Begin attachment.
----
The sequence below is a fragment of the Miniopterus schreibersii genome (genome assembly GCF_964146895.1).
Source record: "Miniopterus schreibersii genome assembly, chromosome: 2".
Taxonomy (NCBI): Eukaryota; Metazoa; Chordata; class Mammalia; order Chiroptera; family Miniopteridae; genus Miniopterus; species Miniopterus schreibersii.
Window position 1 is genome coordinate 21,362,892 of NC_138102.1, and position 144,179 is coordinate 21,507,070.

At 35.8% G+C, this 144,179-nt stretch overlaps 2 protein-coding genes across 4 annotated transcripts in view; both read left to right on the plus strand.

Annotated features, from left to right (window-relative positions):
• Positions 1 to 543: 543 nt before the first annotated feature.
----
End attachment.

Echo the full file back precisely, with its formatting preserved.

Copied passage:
The sequence below is a fragment of the Miniopterus schreibersii genome (genome assembly GCF_964146895.1).
Source record: "Miniopterus schreibersii genome assembly, chromosome: 2".
Taxonomy (NCBI): Eukaryota; Metazoa; Chordata; class Mammalia; order Chiroptera; family Miniopteridae; genus Miniopterus; species Miniopterus schreibersii.
Window position 1 is genome coordinate 21,362,892 of NC_138102.1, and position 144,179 is coordinate 21,507,070.

At 35.8% G+C, this 144,179-nt stretch overlaps 2 protein-coding genes across 4 annotated transcripts in view; both read left to right on the plus strand.

Annotated features, from left to right (window-relative positions):
• Positions 1 to 543: 543 nt before the first annotated feature.